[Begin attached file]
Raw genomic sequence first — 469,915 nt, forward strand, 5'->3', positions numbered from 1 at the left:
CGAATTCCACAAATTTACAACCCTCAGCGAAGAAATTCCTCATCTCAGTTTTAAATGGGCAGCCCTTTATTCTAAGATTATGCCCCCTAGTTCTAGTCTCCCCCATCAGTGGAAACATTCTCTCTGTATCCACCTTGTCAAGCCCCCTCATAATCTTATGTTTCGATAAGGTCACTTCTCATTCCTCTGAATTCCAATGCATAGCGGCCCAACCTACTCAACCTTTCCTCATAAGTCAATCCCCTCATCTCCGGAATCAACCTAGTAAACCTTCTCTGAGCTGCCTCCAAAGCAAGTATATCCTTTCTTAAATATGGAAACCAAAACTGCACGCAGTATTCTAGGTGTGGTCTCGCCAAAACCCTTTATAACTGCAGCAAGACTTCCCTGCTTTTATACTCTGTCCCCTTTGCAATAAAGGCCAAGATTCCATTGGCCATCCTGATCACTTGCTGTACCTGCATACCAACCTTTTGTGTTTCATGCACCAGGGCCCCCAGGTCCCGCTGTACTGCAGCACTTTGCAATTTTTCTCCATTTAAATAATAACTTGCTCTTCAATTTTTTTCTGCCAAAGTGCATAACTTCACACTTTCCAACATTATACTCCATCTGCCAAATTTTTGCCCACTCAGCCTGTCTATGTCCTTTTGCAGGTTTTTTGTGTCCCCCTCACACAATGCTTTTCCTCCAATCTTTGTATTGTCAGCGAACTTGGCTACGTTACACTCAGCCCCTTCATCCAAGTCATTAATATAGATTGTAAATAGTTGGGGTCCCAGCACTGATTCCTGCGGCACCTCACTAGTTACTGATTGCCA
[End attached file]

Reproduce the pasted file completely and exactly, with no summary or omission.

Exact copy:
Raw genomic sequence first — 469,915 nt, forward strand, 5'->3', positions numbered from 1 at the left:
CGAATTCCACAAATTTACAACCCTCAGCGAAGAAATTCCTCATCTCAGTTTTAAATGGGCAGCCCTTTATTCTAAGATTATGCCCCCTAGTTCTAGTCTCCCCCATCAGTGGAAACATTCTCTCTGTATCCACCTTGTCAAGCCCCCTCATAATCTTATGTTTCGATAAGGTCACTTCTCATTCCTCTGAATTCCAATGCATAGCGGCCCAACCTACTCAACCTTTCCTCATAAGTCAATCCCCTCATCTCCGGAATCAACCTAGTAAACCTTCTCTGAGCTGCCTCCAAAGCAAGTATATCCTTTCTTAAATATGGAAACCAAAACTGCACGCAGTATTCTAGGTGTGGTCTCGCCAAAACCCTTTATAACTGCAGCAAGACTTCCCTGCTTTTATACTCTGTCCCCTTTGCAATAAAGGCCAAGATTCCATTGGCCATCCTGATCACTTGCTGTACCTGCATACCAACCTTTTGTGTTTCATGCACCAGGGCCCCCAGGTCCCGCTGTACTGCAGCACTTTGCAATTTTTCTCCATTTAAATAATAACTTGCTCTTCAATTTTTTTCTGCCAAAGTGCATAACTTCACACTTTCCAACATTATACTCCATCTGCCAAATTTTTGCCCACTCAGCCTGTCTATGTCCTTTTGCAGGTTTTTTGTGTCCCCCTCACACAATGCTTTTCCTCCAATCTTTGTATTGTCAGCGAACTTGGCTACGTTACACTCAGCCCCTTCATCCAAGTCATTAATATAGATTGTAAATAGTTGGGGTCCCAGCACTGATTCCTGCGGCACCTCACTAGTTACTGATTGCCA